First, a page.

Physiology and Pathophysiology of Pain Flashcards Preview

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Flashcards in Physiology and Pathophysiology of Pain Deck (39):
1

what is the 1st step of processing pain?

Periphery:
Detection
Transmission to spinal cord (first order neurons)

2

what is the 2nd step of processing pain?

Spinal cord:
Processing
Transmission to brain (Thalamus) (second order neurons)

3

what is the 3rd step of processing pain?

Brain:
Perception, learning, response

4

what is the 4th step of processing pain?

Modulation:
Descending tracts

5

What is nociception?

The detection of tissue damage by specialized transducers connected to A-delta and C fibers

6

what are nociceptors?

Free nerve endings of A delta and C-fibres
Respond to thermal, chemical, mechanical noxious stimuli

7

describe Primary afferents?

Cell body in Dorsal root ganglion
First order neurons
Synapse at spinal cord

8

what are the 4 different types of Primary afferents?

Aα fibres
Aβ fibres
Aδ fibers
C fibres

9

what neurones receive the input from Rexed lamina 2 and 5?

Nociceptive specific
Low Threshold Mechanoceptive
Wide Dynamic Range

10

where does the Spinothalamic tract arise in?

Rexed Lamina 2 & 5

11

what is the Spinothalamic tract ?

Major ascending tract for nociception
sending impulses to thalamus

12

what is the second relay station in the brain?

thalamus

13

where does the Lateral Spinothalamic Tract terminate?

Ventroposterior thalamic nuclei

14

The medial thalamic nuclei receives input from where?

ventral spinothalamic tract

15

where does the Ventroposterior thalamic nuclei project to?

somatosensory cortex

16

where does the medial thalamic nuclei project to?

Cortex
Limbic system

17

where does Pain perception occur?

somatosensory cortex

18

what is the primary control center for descending pain modulation?

Periaqeductal grey

19

describe the defending pathways of pain modulation?

from brain to dorsal horn
Usually decreases pain signal
Noradrenergic system

20

what is hyperalgesia?

abnormally heightened sensitivity to pain
happens whenever there is tissue injury and inflammation.

21

what is allodynia?

Decreased threshold for response

22

what is Spontaneous Pain?

Spontaneous activity in nerve fibres

23

what is Central sensitization?

It is the response of second order neurons in the CNS to normal input both noxious & non-noxious

24

what are the three main components of Central sensitization?

wind-up
classical
long-term potentiation

25

what is the main difference between Central sensitization and peripheral sensitization?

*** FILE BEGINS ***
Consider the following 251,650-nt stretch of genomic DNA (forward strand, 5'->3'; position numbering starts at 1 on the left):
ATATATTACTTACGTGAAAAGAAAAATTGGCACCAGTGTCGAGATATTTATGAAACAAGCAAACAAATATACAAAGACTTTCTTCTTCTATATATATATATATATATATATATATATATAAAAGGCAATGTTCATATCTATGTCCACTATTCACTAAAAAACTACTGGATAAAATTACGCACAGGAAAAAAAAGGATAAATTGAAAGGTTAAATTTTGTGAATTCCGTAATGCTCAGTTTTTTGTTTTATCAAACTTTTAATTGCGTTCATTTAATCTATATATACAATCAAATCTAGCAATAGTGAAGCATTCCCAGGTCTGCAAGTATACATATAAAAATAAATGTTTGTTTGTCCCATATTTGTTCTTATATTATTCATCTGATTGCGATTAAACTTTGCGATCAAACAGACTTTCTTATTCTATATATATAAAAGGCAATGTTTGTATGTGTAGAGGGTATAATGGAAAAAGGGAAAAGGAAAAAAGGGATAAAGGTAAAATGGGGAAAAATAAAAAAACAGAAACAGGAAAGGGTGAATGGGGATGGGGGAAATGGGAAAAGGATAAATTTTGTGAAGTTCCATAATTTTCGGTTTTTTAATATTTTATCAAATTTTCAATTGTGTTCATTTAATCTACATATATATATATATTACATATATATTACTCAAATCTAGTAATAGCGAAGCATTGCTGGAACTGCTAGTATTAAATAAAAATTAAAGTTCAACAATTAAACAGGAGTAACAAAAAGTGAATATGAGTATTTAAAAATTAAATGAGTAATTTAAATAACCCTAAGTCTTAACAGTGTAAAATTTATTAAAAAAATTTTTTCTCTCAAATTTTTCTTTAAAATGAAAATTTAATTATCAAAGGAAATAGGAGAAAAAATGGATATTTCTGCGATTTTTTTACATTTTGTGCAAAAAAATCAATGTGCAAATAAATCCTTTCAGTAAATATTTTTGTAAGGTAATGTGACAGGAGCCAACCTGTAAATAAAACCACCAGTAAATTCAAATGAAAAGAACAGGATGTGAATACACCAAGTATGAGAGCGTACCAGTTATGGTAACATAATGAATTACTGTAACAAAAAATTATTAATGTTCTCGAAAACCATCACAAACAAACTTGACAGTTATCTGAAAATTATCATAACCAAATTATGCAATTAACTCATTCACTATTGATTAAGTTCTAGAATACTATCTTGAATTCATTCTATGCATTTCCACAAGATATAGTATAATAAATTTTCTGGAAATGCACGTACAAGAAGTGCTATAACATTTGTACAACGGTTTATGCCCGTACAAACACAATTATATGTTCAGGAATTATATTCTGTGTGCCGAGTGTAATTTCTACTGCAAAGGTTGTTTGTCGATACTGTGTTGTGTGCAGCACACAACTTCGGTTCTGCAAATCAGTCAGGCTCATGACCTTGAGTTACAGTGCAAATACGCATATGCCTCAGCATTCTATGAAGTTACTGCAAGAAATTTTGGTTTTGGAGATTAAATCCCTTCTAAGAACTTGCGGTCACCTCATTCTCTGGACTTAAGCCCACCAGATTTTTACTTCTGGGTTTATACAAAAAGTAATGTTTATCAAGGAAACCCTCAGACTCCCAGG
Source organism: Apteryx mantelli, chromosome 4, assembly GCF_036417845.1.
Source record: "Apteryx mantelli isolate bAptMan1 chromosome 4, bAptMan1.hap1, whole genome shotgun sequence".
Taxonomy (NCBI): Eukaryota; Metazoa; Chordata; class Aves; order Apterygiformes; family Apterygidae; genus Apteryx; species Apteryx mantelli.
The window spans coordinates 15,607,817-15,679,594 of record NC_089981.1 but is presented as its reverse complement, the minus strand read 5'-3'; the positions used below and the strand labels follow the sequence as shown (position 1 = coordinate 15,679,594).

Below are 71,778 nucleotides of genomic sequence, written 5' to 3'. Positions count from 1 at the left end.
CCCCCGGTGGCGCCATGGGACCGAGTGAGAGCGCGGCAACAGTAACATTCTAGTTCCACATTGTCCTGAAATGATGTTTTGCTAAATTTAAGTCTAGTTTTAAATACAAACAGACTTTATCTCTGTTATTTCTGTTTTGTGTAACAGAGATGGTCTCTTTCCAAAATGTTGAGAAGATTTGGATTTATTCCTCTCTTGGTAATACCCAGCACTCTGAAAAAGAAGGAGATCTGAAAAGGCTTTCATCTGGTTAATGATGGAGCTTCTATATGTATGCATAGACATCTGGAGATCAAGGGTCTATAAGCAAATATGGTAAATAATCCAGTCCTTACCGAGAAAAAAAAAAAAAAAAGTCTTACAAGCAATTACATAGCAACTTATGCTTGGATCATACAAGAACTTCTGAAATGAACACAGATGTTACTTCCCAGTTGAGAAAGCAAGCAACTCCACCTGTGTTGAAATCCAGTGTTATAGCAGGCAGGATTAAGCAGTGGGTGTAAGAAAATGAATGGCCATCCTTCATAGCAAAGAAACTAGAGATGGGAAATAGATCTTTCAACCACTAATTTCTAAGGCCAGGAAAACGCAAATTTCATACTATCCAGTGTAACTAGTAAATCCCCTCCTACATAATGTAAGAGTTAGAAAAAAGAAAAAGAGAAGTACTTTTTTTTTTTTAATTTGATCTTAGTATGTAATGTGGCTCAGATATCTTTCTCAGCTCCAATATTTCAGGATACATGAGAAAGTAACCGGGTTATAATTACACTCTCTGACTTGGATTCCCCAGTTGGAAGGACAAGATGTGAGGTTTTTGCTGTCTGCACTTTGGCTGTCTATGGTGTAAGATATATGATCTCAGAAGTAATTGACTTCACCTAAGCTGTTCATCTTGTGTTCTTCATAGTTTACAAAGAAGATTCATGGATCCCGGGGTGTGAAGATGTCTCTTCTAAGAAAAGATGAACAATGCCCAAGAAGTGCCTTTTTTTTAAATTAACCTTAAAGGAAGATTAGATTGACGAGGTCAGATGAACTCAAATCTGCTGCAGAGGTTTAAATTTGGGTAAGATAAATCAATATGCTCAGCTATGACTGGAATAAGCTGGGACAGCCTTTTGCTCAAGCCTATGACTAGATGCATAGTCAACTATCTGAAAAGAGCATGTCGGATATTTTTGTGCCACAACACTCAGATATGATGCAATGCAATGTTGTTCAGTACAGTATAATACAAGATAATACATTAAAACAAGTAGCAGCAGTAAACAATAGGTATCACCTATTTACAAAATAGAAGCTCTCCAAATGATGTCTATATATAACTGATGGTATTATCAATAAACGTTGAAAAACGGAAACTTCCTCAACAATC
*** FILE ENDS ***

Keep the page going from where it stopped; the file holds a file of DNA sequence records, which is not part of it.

central sensitization happens at the level of spinal cord and acts in tandem.

26

what is wind-up Central sensitization?

Involves only activated synapses

Homosynaptic activity dependent progressive increase in response of the neurons

Manifests over the course of stimuli & terminates with stimuli

27

what is Classical Central sensitization?

Involves opening up of new synapses (silent nociceptors)
Heterosynaptic activity dependent plasticity
Immediate onset with appropriate stimuli
Outlast the initial stimuli duration
Can be maintained even at low levels of ongoing stimuli

28

what is Long-term potentiation

Involves mainly the activated synapses
Occurs primarily for very intense stimuli

29

what is acute pain?

<1 month
Physiological
Presence of noxious stimuli
Serves protective function
Usually nociceptive

30

what is chronic pain?

Pain for 3–6 months or more
Pathological
Presence of noxious
Does not serve any purpose
Nociceptive, neuropathic or mixed

31

What is nociceptive pain?

A sensory experience that occurs when specific peripheral sensory neurones (nociceptors) respond to noxious stimuli

32

What is neuropathic pain?

Pain initiated or caused by a primary lesion or dysfunction in the somato-sensory nervous system

33

describe nociceptive pain

Pain typically localised at the site of injury – often described as throbbing, aching or stiffness
Usually time limited and resolves when damaged tissue heals
Can be chronic
Tends to respond to analgesics

34

describe neuropathic pain

pain occurs in the neurological territory of the affected structure (nerve, root, spinal cord, brain)
Almost always a chronic condition (e.g. postherpetic neuralgia [PHN], poststroke pain)
Responds poorly to analgesics

35

what are some examples of neuropathic pain?

postherpetic neuralgia [PHN]
poststroke pain

36

what drugs are effective when transduction is affected structure?

NSAIDs
Ice
Rest
LA blocks

37

what drugs are effective when transmission is affected structure?

Nerve blocks
Drugs
Opioids
Anticonvulsants
Surgery
DREZ
Cordotomy

38

what drugs are effective when Perception is affected structure?

Education
Cognitive behavioural therapy
Distraction
Relaxation
Graded motor imagery
Mirror box therapy

39

what drugs are effective when Descending modulation is affected structure?

Placebos
Drugs
Opioids
Antidepressants
Surgery
Spinal cord stimulation